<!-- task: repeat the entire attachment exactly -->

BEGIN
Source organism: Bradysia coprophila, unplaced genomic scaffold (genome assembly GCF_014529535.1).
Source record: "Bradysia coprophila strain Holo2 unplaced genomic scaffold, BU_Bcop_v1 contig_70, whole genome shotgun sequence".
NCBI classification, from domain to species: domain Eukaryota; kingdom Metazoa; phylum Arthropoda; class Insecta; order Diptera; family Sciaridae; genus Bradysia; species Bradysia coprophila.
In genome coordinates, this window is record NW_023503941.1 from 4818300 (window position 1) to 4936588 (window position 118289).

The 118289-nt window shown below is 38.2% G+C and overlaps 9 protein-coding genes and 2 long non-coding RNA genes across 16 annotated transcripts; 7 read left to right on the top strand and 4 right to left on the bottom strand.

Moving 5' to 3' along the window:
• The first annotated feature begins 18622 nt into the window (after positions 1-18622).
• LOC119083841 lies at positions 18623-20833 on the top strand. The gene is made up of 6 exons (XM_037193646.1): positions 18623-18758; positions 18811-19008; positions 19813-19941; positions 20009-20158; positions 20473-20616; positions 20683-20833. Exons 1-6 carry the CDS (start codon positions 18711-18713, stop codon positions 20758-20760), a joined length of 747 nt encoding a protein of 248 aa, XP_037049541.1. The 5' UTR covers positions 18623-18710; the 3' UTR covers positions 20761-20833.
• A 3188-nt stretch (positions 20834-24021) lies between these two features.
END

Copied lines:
Source organism: Bradysia coprophila, unplaced genomic scaffold (genome assembly GCF_014529535.1).
Source record: "Bradysia coprophila strain Holo2 unplaced genomic scaffold, BU_Bcop_v1 contig_70, whole genome shotgun sequence".
NCBI classification, from domain to species: domain Eukaryota; kingdom Metazoa; phylum Arthropoda; class Insecta; order Diptera; family Sciaridae; genus Bradysia; species Bradysia coprophila.
In genome coordinates, this window is record NW_023503941.1 from 4818300 (window position 1) to 4936588 (window position 118289).

The 118289-nt window shown below is 38.2% G+C and overlaps 9 protein-coding genes and 2 long non-coding RNA genes across 16 annotated transcripts; 7 read left to right on the top strand and 4 right to left on the bottom strand.

Moving 5' to 3' along the window:
• The first annotated feature begins 18622 nt into the window (after positions 1-18622).
• LOC119083841 lies at positions 18623-20833 on the top strand. The gene is made up of 6 exons (XM_037193646.1): positions 18623-18758; positions 18811-19008; positions 19813-19941; positions 20009-20158; positions 20473-20616; positions 20683-20833. Exons 1-6 carry the CDS (start codon positions 18711-18713, stop codon positions 20758-20760), a joined length of 747 nt encoding a protein of 248 aa, XP_037049541.1. The 5' UTR covers positions 18623-18710; the 3' UTR covers positions 20761-20833.
• A 3188-nt stretch (positions 20834-24021) lies between these two features.